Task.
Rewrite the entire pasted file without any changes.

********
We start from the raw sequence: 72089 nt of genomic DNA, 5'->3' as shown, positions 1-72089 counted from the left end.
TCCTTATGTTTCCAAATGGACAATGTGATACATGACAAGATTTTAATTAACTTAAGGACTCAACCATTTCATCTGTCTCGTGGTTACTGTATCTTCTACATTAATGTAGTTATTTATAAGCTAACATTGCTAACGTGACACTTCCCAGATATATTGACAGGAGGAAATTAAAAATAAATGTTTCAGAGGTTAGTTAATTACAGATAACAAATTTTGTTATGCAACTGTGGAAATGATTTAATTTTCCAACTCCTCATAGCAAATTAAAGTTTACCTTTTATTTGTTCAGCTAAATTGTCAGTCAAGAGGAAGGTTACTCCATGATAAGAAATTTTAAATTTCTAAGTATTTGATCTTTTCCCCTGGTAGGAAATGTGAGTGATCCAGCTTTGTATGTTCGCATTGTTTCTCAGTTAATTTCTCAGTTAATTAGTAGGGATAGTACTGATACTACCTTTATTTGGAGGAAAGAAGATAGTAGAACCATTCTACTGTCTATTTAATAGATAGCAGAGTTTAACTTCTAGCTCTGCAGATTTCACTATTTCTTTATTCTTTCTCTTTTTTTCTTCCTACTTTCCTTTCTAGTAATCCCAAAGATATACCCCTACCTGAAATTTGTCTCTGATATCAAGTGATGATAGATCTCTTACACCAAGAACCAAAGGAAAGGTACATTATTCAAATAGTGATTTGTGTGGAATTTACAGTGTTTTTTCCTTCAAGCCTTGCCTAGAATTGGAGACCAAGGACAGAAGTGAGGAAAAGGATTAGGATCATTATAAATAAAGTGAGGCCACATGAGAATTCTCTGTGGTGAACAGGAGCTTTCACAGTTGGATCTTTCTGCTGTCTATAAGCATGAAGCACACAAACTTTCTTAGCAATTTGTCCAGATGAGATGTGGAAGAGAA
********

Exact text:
We start from the raw sequence: 72089 nt of genomic DNA, 5'->3' as shown, positions 1-72089 counted from the left end.
TCCTTATGTTTCCAAATGGACAATGTGATACATGACAAGATTTTAATTAACTTAAGGACTCAACCATTTCATCTGTCTCGTGGTTACTGTATCTTCTACATTAATGTAGTTATTTATAAGCTAACATTGCTAACGTGACACTTCCCAGATATATTGACAGGAGGAAATTAAAAATAAATGTTTCAGAGGTTAGTTAATTACAGATAACAAATTTTGTTATGCAACTGTGGAAATGATTTAATTTTCCAACTCCTCATAGCAAATTAAAGTTTACCTTTTATTTGTTCAGCTAAATTGTCAGTCAAGAGGAAGGTTACTCCATGATAAGAAATTTTAAATTTCTAAGTATTTGATCTTTTCCCCTGGTAGGAAATGTGAGTGATCCAGCTTTGTATGTTCGCATTGTTTCTCAGTTAATTTCTCAGTTAATTAGTAGGGATAGTACTGATACTACCTTTATTTGGAGGAAAGAAGATAGTAGAACCATTCTACTGTCTATTTAATAGATAGCAGAGTTTAACTTCTAGCTCTGCAGATTTCACTATTTCTTTATTCTTTCTCTTTTTTTCTTCCTACTTTCCTTTCTAGTAATCCCAAAGATATACCCCTACCTGAAATTTGTCTCTGATATCAAGTGATGATAGATCTCTTACACCAAGAACCAAAGGAAAGGTACATTATTCAAATAGTGATTTGTGTGGAATTTACAGTGTTTTTTCCTTCAAGCCTTGCCTAGAATTGGAGACCAAGGACAGAAGTGAGGAAAAGGATTAGGATCATTATAAATAAAGTGAGGCCACATGAGAATTCTCTGTGGTGAACAGGAGCTTTCACAGTTGGATCTTTCTGCTGTCTATAAGCATGAAGCACACAAACTTTCTTAGCAATTTGTCCAGATGAGATGTGGAAGAGAA